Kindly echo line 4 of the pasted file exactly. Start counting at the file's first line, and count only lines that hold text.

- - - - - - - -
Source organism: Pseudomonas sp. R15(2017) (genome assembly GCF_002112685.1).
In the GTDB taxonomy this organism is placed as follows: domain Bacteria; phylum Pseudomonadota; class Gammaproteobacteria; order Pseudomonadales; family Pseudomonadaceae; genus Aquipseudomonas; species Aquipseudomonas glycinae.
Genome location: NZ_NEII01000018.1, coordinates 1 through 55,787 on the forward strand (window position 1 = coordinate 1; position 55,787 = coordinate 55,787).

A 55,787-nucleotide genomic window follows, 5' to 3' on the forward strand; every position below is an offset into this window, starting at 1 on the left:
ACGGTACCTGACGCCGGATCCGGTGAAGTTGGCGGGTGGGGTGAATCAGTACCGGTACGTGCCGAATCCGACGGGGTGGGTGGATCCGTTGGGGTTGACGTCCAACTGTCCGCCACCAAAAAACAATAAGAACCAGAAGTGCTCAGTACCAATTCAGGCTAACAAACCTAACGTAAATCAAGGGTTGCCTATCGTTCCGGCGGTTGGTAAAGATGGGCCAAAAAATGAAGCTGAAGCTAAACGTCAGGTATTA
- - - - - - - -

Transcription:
A 55,787-nucleotide genomic window follows, 5' to 3' on the forward strand; every position below is an offset into this window, starting at 1 on the left: